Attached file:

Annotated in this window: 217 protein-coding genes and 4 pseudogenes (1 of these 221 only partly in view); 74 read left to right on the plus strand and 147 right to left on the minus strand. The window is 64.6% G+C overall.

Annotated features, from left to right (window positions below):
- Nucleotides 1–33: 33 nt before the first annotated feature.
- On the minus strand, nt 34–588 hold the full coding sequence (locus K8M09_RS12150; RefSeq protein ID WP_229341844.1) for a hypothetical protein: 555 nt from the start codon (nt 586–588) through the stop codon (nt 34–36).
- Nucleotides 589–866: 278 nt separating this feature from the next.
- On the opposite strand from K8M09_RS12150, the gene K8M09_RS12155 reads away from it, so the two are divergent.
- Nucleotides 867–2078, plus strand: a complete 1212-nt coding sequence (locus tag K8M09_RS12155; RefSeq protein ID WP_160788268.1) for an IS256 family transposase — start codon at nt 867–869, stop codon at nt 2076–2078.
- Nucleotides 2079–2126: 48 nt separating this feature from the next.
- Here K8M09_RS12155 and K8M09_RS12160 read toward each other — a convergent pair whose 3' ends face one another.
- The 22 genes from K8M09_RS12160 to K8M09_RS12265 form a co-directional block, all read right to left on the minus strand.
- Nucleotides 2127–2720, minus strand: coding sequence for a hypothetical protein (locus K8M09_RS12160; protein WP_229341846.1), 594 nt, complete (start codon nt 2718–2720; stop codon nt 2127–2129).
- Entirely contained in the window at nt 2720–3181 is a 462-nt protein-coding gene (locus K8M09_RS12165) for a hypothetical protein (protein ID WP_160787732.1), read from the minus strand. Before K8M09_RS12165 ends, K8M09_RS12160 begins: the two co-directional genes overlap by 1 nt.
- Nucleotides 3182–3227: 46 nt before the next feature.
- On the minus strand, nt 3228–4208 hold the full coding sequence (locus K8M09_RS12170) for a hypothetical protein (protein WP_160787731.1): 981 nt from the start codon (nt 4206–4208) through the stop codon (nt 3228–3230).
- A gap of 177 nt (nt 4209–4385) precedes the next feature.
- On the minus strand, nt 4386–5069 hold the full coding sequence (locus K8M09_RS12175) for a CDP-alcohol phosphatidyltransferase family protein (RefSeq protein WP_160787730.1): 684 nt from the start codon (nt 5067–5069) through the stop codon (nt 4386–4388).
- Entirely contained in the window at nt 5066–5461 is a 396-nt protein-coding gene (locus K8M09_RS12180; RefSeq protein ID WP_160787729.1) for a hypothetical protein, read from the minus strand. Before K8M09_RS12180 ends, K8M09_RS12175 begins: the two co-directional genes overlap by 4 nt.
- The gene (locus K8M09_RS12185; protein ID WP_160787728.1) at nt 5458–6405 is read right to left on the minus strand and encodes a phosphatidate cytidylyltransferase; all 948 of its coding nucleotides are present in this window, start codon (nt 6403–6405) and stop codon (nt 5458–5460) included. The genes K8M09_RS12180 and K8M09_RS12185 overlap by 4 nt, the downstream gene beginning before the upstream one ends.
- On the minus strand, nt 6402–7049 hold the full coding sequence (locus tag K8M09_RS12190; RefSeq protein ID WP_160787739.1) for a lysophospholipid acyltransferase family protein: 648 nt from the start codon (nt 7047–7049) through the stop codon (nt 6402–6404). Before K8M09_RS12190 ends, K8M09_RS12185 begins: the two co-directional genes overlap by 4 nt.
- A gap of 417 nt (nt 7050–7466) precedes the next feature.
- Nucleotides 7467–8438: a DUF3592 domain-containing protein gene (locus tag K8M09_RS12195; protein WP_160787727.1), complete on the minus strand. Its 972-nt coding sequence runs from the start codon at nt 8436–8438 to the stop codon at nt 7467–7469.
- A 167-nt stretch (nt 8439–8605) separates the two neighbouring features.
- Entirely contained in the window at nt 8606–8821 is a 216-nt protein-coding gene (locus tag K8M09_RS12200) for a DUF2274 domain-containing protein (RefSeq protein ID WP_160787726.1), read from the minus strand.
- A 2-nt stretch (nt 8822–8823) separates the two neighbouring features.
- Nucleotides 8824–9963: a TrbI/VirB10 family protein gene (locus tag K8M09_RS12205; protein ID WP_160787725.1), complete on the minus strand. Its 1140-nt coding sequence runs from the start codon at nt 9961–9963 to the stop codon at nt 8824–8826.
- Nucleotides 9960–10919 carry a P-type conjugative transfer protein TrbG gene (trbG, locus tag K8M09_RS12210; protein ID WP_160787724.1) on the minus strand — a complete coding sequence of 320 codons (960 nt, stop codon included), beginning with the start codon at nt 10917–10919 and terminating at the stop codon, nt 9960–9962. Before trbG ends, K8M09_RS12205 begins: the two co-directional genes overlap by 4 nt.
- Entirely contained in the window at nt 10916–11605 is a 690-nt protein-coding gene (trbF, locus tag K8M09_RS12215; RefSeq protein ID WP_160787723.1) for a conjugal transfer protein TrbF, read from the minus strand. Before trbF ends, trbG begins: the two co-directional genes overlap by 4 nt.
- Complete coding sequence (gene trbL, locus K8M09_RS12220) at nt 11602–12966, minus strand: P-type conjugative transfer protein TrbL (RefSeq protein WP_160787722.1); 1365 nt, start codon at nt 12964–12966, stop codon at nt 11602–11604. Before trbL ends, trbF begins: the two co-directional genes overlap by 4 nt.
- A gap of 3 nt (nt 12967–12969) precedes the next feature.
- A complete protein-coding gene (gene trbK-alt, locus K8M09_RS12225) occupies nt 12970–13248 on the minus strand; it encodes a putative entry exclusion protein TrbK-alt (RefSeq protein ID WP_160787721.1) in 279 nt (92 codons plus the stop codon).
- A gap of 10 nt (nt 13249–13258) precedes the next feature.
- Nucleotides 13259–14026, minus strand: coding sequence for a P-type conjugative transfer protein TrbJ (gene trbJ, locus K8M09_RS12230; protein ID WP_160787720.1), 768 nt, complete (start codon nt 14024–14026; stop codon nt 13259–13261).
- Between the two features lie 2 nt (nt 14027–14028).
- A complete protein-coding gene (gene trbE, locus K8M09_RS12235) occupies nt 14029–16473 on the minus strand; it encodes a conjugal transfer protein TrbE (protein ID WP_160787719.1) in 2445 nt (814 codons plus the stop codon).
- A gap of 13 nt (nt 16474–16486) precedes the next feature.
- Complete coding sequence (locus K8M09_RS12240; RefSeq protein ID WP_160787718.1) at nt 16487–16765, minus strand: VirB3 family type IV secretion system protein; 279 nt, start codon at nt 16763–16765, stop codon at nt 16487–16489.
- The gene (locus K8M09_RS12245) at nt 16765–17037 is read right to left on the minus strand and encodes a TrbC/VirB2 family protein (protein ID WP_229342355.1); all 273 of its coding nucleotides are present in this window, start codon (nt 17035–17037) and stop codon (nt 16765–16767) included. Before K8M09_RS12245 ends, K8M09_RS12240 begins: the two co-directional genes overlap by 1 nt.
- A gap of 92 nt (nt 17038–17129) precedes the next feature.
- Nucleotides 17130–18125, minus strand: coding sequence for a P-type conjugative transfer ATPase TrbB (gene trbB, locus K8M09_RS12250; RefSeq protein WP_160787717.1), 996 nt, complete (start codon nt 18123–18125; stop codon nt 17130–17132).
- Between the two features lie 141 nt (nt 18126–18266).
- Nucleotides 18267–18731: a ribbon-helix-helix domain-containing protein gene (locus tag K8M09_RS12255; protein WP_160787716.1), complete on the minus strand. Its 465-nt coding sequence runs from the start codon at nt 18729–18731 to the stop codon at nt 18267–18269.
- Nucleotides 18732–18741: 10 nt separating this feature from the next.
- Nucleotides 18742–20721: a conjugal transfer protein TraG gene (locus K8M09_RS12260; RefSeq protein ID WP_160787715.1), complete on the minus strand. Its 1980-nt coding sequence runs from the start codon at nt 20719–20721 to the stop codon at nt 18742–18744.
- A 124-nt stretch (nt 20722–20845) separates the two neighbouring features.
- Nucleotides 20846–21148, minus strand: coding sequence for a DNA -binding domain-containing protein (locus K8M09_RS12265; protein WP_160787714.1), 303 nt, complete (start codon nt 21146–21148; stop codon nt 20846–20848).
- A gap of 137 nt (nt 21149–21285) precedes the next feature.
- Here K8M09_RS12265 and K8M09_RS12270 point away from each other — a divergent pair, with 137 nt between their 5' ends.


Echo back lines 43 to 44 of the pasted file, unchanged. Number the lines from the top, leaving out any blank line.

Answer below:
- Nucleotides 18742–20721: a conjugal transfer protein TraG gene (locus K8M09_RS12260; RefSeq protein ID WP_160787715.1), complete on the minus strand. Its 1980-nt coding sequence runs from the start codon at nt 20719–20721 to the stop codon at nt 18742–18744.
- A 124-nt stretch (nt 20722–20845) separates the two neighbouring features.